“Even in my wildest dreams, bringing Tommy Hilfiger’s headquarters [to Amsterdam] didn’t lead to a firm with a turnover of €5 billion,” said Fred Gehring, Chief Executive Officer of Tommy Hilfiger Group BV.
Tommy Hilfiger now has ten offices, warehouses and stores in Amsterdam with more than one thousand employees, half of which are expats. According to Gehring, Amsterdam’s exceptional quality of life is to thank for the company’s multilingual and multicultural workforce.
“Everybody speaks English here, and you can cycle to work,” he said. “Expats feel at home here almost instantly.”
As a leading provider of technology for global trade, Flexport focuses on bringing logistics into the digital age. When the San Francisco-based company decided to expand internationally to support a growing customer base, the Netherlands’ prowess in both logistics and tech made the country a strategic fit.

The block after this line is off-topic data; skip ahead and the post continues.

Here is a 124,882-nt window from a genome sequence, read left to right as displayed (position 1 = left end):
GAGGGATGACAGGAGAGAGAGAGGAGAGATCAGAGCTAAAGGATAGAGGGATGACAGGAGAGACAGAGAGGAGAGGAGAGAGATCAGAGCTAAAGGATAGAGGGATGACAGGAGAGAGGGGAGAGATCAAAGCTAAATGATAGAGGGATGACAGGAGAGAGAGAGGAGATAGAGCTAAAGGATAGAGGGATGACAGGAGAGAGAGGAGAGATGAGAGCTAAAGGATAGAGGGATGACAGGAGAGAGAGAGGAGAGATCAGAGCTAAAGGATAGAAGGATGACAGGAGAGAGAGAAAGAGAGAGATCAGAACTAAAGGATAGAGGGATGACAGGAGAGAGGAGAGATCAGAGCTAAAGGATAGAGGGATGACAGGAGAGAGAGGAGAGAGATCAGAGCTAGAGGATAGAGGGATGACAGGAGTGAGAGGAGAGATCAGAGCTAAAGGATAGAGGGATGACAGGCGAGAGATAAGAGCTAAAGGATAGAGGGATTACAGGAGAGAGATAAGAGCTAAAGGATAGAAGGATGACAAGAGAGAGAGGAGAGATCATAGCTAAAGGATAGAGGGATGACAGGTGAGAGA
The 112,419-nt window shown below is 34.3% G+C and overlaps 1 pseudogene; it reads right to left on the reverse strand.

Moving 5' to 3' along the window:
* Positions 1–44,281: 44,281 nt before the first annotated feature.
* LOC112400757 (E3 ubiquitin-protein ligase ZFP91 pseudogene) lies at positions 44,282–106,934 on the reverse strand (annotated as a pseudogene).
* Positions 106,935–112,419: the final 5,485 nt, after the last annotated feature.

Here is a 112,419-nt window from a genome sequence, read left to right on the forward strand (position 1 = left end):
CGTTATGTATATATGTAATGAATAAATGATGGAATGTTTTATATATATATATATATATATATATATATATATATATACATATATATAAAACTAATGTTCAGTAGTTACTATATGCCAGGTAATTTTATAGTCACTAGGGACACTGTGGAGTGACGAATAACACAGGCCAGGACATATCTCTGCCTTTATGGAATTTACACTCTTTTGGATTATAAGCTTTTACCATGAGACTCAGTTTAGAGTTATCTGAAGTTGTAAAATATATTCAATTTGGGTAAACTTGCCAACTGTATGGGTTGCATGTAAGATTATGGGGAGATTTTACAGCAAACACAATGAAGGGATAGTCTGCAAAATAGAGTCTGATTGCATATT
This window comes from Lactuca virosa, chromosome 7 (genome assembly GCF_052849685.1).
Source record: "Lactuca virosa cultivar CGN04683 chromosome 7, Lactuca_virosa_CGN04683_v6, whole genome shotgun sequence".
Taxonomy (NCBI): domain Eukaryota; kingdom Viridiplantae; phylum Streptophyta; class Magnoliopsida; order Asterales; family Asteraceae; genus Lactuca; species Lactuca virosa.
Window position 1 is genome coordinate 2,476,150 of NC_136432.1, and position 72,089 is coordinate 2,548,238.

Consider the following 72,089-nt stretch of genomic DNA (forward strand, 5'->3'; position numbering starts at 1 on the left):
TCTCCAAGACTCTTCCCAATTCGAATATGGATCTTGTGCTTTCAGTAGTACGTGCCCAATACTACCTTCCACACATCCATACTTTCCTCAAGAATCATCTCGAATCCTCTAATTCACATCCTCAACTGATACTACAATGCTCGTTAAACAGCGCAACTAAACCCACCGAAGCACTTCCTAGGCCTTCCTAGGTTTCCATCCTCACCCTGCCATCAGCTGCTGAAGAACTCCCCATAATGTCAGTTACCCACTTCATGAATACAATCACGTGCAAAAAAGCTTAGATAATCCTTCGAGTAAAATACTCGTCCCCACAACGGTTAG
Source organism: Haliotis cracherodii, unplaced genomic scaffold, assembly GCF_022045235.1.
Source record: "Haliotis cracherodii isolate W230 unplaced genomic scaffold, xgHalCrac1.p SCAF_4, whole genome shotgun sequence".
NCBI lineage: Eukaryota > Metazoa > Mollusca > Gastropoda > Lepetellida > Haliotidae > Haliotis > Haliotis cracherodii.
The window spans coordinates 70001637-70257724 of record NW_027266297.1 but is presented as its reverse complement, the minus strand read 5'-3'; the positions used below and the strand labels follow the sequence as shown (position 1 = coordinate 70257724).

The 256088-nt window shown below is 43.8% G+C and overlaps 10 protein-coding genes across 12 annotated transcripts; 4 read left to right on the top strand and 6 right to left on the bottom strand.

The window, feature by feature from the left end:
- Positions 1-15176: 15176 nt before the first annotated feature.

“Holland is a logistics nation,” said Ryan Peterson, CEO of Flexport in an exclusive interview. “It was very clear that Amsterdam was the place for us.”
Flexport’s Chief Operating Officer, Sanne Manders, also cited the Netherlands’ logistics strength and its business-friendly climate as main reasons for Flexport’s expansion.
“The Dutch government has been extremely helpful in getting us set up,” said Manders. “They cut away a lot of red tape and made it very easy for us to transfer our foreign employees to the Netherlands. Both the NFIA and StartupDelta have been very proactive in paving the way for us to do business here.”
Mars has had operations in the Netherlands for more than 50 years. It all began in 1963, when the company wanted to establish a factory that could increase its European customer base.